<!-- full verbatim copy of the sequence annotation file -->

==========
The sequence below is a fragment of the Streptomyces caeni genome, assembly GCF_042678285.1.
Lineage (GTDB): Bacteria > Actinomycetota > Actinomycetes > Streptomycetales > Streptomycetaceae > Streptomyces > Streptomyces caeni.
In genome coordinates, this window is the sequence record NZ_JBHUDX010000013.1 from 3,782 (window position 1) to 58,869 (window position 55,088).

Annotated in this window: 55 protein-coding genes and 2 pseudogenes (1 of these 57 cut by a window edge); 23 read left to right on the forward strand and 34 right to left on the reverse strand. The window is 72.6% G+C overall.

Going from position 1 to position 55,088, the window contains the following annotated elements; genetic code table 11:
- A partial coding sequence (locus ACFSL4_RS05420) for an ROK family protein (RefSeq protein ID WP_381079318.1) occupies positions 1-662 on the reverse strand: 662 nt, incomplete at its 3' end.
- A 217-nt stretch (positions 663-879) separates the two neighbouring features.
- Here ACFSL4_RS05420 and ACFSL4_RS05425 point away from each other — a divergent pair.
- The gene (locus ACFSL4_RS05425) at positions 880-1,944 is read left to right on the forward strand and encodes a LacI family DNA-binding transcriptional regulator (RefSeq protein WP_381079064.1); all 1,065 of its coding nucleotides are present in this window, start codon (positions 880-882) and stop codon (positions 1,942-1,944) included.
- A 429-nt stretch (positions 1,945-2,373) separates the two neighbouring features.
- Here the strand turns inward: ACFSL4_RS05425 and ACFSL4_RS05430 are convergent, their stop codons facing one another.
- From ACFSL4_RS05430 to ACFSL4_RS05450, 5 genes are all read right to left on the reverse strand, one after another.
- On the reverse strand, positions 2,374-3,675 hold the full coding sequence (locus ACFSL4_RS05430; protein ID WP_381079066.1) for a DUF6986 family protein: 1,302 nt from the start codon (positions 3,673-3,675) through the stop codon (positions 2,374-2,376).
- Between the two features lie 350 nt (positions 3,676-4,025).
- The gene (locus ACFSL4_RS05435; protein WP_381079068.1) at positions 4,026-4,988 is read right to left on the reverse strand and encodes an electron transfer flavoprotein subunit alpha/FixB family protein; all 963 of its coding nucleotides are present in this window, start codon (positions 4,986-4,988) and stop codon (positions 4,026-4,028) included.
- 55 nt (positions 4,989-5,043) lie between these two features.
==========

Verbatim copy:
The sequence below is a fragment of the Streptomyces caeni genome, assembly GCF_042678285.1.
Lineage (GTDB): Bacteria > Actinomycetota > Actinomycetes > Streptomycetales > Streptomycetaceae > Streptomyces > Streptomyces caeni.
In genome coordinates, this window is the sequence record NZ_JBHUDX010000013.1 from 3,782 (window position 1) to 58,869 (window position 55,088).

Annotated in this window: 55 protein-coding genes and 2 pseudogenes (1 of these 57 cut by a window edge); 23 read left to right on the forward strand and 34 right to left on the reverse strand. The window is 72.6% G+C overall.

Going from position 1 to position 55,088, the window contains the following annotated elements; genetic code table 11:
- A partial coding sequence (locus ACFSL4_RS05420) for an ROK family protein (RefSeq protein ID WP_381079318.1) occupies positions 1-662 on the reverse strand: 662 nt, incomplete at its 3' end.
- A 217-nt stretch (positions 663-879) separates the two neighbouring features.
- Here ACFSL4_RS05420 and ACFSL4_RS05425 point away from each other — a divergent pair.
- The gene (locus ACFSL4_RS05425) at positions 880-1,944 is read left to right on the forward strand and encodes a LacI family DNA-binding transcriptional regulator (RefSeq protein WP_381079064.1); all 1,065 of its coding nucleotides are present in this window, start codon (positions 880-882) and stop codon (positions 1,942-1,944) included.
- A 429-nt stretch (positions 1,945-2,373) separates the two neighbouring features.
- Here the strand turns inward: ACFSL4_RS05425 and ACFSL4_RS05430 are convergent, their stop codons facing one another.
- From ACFSL4_RS05430 to ACFSL4_RS05450, 5 genes are all read right to left on the reverse strand, one after another.
- On the reverse strand, positions 2,374-3,675 hold the full coding sequence (locus ACFSL4_RS05430; protein ID WP_381079066.1) for a DUF6986 family protein: 1,302 nt from the start codon (positions 3,673-3,675) through the stop codon (positions 2,374-2,376).
- Between the two features lie 350 nt (positions 3,676-4,025).
- The gene (locus ACFSL4_RS05435; protein WP_381079068.1) at positions 4,026-4,988 is read right to left on the reverse strand and encodes an electron transfer flavoprotein subunit alpha/FixB family protein; all 963 of its coding nucleotides are present in this window, start codon (positions 4,986-4,988) and stop codon (positions 4,026-4,028) included.
- 55 nt (positions 4,989-5,043) lie between these two features.